3 Native Authors On Getting Their Work To Kids Despite Book Bans
“We’ve had to fight to get our books out into the world, so you ain’t going to get them out.”
Angeline Boulley, Nasuġraq Rainey Hopson, and Carole Lindstrom are award-winning Native American authors who also happen to be friends. Each has a popular new children’s book out this year, so I got the chance to chat with this talented trio, who play an important role in the powerful Indigenous reckoning underway across domains like food, politics, and pop culture.
As an Alaska Native, I think back to my own childhood growing up in rural Minnesota thousands of miles from my Tlingit culture and wish I would have seen accurate representation in media to help me understand and embrace my heritage. In lieu of honest Indigenous portrayals, I gravitated toward books about belonging, like E.B. White’s The Trumpet of the Swan, and otherworldly tales such as Louis Sachar’s Wayside School series, where misfits were the norm.
I admit I’m envious of today’s kids, who have unprecedented access to authentic stories, such as these authors’ latest works. Lindstrom’s picture book Autumn Peltier, Water Warrior shares the story of the impressive titular environmental activist. Boulley’s Warrior Girl Unearthed offers a Native spin on Lara Croft of Tomb Raider, with a teen returning stolen tribal artifacts from museums. And Hopson’s Eagle Drums is a magical modern retelling of the Iñupiat mythological story about the important messenger feast.
Here, Angeline Boulley (Chippewa), Nasuġraq Rainey Hopson (Iñupiaq), and Carole Lindstrom (Anishinaabe/Métis) discuss what inspires their writing, why accurate representation is so vital, and how readers can best support Indigenous creators.
We’re witnessing an exciting Native renaissance right now. What does it mean to you to be part of this moment?
Nasuġraq Rainey Hopson: My goal as a writer is to become obsolete. Right now, I’m the only children’s book writer in my tribe, which is incredibly heartbreaking. I want there to be so many Iñupiat children’s book writers that everyone has their favorites. I’m cheering on these young people, because the biggest hurdle stopping us from becoming creators is our self-perception. This is just the beginning, and I look forward to becoming obsolete.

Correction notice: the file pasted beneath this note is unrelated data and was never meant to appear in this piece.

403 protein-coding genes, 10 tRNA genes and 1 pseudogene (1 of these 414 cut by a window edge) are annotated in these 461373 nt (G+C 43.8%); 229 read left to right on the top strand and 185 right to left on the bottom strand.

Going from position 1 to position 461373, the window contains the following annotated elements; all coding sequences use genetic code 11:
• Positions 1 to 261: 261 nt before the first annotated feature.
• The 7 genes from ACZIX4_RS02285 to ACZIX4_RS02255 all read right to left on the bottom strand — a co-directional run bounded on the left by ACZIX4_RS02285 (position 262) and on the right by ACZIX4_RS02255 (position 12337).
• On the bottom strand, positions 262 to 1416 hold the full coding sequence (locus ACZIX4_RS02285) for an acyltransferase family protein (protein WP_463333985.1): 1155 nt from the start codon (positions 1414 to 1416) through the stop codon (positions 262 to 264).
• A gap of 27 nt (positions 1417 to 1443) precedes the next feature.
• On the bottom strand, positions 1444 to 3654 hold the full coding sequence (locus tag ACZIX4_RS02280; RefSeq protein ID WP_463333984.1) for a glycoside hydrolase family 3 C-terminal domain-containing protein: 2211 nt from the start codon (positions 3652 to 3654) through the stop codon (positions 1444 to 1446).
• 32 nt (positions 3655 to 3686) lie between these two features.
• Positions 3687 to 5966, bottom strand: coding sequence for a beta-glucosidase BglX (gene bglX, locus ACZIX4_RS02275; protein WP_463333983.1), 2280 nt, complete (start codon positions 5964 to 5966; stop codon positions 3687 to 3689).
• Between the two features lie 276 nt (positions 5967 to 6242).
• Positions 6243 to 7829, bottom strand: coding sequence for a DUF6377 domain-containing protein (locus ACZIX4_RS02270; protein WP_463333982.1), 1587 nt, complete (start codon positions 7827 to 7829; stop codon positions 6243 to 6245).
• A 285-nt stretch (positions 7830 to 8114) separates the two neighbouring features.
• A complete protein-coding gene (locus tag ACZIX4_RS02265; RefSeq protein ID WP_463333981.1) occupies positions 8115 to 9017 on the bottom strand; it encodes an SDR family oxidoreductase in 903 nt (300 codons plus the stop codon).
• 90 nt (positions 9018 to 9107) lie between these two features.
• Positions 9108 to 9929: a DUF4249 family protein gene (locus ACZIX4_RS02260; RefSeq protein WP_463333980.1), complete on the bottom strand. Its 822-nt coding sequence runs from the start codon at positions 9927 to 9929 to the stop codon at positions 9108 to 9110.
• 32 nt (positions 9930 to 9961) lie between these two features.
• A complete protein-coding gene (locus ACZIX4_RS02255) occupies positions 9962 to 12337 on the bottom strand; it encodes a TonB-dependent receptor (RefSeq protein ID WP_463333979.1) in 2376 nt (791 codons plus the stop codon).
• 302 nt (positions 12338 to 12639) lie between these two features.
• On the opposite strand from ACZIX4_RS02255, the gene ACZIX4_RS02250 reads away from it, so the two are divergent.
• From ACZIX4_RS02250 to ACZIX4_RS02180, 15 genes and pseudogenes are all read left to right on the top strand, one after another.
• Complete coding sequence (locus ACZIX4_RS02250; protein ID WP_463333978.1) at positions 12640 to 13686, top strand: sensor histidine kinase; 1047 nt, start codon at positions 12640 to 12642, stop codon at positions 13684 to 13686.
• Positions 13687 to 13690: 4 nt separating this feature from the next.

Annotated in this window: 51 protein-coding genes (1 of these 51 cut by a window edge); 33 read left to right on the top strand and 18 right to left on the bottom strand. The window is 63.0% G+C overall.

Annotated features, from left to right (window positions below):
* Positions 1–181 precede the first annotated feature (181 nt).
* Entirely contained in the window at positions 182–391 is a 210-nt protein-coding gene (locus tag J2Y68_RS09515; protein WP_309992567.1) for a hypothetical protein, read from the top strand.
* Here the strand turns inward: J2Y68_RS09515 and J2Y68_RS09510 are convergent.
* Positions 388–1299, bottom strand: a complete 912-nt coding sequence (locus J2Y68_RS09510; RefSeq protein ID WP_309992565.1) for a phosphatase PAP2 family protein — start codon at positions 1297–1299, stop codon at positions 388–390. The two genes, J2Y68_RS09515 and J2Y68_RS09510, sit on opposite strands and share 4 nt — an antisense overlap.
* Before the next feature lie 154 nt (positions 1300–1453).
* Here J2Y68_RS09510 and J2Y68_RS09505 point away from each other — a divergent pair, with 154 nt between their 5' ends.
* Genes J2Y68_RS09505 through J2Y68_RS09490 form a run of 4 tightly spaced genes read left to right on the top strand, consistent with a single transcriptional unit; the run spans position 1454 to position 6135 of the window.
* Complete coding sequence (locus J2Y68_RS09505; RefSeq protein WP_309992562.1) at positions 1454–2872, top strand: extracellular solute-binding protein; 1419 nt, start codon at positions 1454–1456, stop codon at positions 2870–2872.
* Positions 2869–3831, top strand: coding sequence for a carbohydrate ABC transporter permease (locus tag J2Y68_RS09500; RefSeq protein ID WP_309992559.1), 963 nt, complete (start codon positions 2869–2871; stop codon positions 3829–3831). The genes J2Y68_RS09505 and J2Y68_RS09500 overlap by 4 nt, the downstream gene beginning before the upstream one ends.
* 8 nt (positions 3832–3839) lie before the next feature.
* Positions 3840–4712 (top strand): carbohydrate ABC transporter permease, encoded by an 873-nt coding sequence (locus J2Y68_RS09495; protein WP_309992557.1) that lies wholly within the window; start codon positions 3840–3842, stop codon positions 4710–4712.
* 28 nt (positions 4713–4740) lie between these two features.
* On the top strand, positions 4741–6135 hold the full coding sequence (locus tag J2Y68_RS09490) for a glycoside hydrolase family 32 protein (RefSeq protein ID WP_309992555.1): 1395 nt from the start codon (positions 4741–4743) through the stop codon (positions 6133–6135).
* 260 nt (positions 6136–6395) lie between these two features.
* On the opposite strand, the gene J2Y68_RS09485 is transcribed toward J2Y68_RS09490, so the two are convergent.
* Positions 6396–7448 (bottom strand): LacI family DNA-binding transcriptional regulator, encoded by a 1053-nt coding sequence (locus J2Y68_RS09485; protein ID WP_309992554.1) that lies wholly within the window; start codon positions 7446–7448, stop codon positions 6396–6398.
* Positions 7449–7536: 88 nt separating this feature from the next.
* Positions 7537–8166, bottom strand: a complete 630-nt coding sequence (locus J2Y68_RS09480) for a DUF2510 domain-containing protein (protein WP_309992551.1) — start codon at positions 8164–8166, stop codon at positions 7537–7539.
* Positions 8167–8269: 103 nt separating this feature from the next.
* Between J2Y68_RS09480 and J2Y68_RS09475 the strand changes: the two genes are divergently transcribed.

Carole Lindstrom: I don’t want you to be obsolete, Rainey. [laughs] I just want Native children to see that anything is possible. When I started out writing for young people back in 2010, I was told over and over again that my work was too niche and that no one would ever buy it. Then in 2014, [the viral hashtag] #WeNeedDiverseBooks changed the world’s view and publishers’ view. Now, we’re seeing all these books coming out that are impacting the world, and everybody wants them because everybody can resonate with them.
Angeline Boulley: Last night I spoke at an event, and they did a land acknowledgment beforehand. I followed that up by saying, “Every time you hear a land acknowledgment, please partner it with action. Read a book by an Indigenous author. Request a book from the library. Review and rate it online. Talk about it with other people.” This is how you push beyond the idea of acknowledgment to actually encourage, promote, and support Indigenous voices today.
What do you love most about being an author?
CL: Being with kids at school visits. The young people just get it and have such a sense of equity. As writers, we are in our own bubble a lot, so it can be hard to see the impact of our work. Just talking to young people gives me hope, because you see that your message is resonating and that these kids want to change the world.
NRH: I would have to agree. Kids are kids wherever you go — they’re always excited and always bored. [laughs] The best part is getting to read my book over and over again, because these children tell me how it made them feel to read it. It’s a special experience to see my book through fresh eyes.
AB: I was really disappointed to learn that Firekeeper’s Daughter had been banned by a school less than an hour away from me in a school district smack dab in the middle of a tribe’s reservation boundaries. With book bans, there’s often this boogeyman fear of children being indoctrinated with a certain ideology. But if a person is so fearful of books being used to indoctrinate, the answer isn’t freedom from books — it’s freedom to read more books.